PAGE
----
The 9/11 anniversary commemoration at ground zero has begun with a tolling bell and a moment of silence, exactly 20 years after the start of the deadliest terror attack on U.S. soil.
President Joe Biden, former Presidents Barack Obama and Bill Clinton, members of Congress, and other dignitaries joined a crowd of victims’ relatives Saturday on the Sept. 11 memorial plaza in New York. The memorial stands where the World Trade Center’s twin towers stood.
Victims’ relatives read the names of the fallen, a tradition since the first anniversary of the attacks. Bruce Springsteen performed his song “I’ll See You In My Dreams” while accompanying himself on guitar and harmonica.
Former President George W. Bush, the nation’s leader on 9/11, is due at the Pennsylvania memorial. The only other post-9/11 U.S. president, Donald Trump, is planning to be in New York, in addition to providing commentary at a boxing match in Florida in the evening.
Other observances — from a wreath-laying in Portland, Maine, to a fire engine parade in Guam — are planned across a country now full of 9/11 plaques, statues, and commemorative gardens.
Twenty years ago, the 11th of September dawned as just a date. By midnight, it was 9/11, the staggering starting point for a new era of terror, war, politics, patriotism and tragedy.
The U.S. marks the milestone anniversary Saturday under the pall of a pandemic and in the shadow of a frantic withdrawal from Afghanistan, which fell to the same militant rulers who gave safe haven to the plotters of the 2001 attacks.
“It’s hard because you hoped that this would just be a different time and a different world. But sometimes history starts to repeat itself and not in the best of ways,” said Thea Trinidad, who lost her father in the attacks and has signed up to read victims’ names at the ceremony at ground zero in New York.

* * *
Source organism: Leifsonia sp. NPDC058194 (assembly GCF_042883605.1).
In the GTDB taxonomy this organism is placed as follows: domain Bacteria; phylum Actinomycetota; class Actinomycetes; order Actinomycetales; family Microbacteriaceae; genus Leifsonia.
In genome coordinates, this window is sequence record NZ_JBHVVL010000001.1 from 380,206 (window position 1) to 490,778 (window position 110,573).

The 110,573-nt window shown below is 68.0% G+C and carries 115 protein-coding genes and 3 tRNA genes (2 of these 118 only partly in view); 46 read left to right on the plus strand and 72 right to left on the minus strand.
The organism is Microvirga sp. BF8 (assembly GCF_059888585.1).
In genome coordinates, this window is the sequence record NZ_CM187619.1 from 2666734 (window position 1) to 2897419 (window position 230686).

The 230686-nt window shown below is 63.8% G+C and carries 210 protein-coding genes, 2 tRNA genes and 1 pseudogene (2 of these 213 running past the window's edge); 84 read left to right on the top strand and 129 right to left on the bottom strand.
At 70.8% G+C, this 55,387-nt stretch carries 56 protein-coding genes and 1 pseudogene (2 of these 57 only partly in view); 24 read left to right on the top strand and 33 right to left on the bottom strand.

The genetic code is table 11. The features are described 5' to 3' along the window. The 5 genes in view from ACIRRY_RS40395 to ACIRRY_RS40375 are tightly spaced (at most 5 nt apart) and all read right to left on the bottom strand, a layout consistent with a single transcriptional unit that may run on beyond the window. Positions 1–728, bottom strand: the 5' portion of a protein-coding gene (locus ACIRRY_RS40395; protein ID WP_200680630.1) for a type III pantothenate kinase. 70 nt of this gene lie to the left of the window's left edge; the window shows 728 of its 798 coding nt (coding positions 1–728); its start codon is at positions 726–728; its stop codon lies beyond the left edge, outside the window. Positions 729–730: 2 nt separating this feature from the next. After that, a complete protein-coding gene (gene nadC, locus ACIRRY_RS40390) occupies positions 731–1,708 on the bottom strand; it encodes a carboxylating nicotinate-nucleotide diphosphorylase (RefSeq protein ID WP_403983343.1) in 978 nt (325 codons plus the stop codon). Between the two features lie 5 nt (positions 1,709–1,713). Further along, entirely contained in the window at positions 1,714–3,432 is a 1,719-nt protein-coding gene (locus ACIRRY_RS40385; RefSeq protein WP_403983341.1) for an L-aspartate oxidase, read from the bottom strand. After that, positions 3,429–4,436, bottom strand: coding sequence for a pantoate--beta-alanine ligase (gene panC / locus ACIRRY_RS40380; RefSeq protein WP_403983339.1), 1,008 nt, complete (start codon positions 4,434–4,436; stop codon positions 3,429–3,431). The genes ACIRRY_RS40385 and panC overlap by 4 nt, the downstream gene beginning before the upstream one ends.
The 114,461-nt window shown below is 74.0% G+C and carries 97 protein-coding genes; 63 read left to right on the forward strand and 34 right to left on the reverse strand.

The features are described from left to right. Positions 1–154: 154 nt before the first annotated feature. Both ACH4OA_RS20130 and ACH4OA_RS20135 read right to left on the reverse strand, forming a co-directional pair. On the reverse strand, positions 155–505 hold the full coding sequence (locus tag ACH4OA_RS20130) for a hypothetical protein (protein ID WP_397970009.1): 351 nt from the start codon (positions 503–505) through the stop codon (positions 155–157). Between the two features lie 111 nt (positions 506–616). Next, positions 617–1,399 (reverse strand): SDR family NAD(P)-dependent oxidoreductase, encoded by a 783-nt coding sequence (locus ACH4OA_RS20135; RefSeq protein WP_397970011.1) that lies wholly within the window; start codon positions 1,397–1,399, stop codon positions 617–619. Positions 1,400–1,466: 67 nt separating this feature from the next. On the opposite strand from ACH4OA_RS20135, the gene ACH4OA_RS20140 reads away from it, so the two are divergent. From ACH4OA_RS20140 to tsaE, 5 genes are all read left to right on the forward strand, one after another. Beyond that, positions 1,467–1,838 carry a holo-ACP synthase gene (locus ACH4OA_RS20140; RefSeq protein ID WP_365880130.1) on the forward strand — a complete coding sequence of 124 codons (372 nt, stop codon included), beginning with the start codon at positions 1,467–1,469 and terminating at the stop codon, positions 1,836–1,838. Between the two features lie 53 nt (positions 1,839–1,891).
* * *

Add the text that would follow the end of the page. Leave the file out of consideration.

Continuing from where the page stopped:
In a video released Friday night, Biden mourned the ongoing losses of 9/11.
“Children have grown up without parents, and parents have suffered without children,” he said. But the president also spotlighted what he called the “central lesson” of Sept. 11: “that at our most vulnerable … unity is our greatest strength.”
Obama has lauded the heroes of 9/11 — and of the years since — in a message to mark the 20th anniversary.
“One thing that became clear on 9/11 — and has been clear ever since — is that America has always been home to heroes who run towards danger in order to do what is right,” said Obama, who was U.S. President from 2009 to 2017.
He said the enduring image for him and his wife Michelle of that day was not the wreckage and destruction but the people. He singled out firefighters who ran up the stairs as others were running down, passengers who stormed the cockpit of their plane and volunteers who came forward across the country in the days that followed.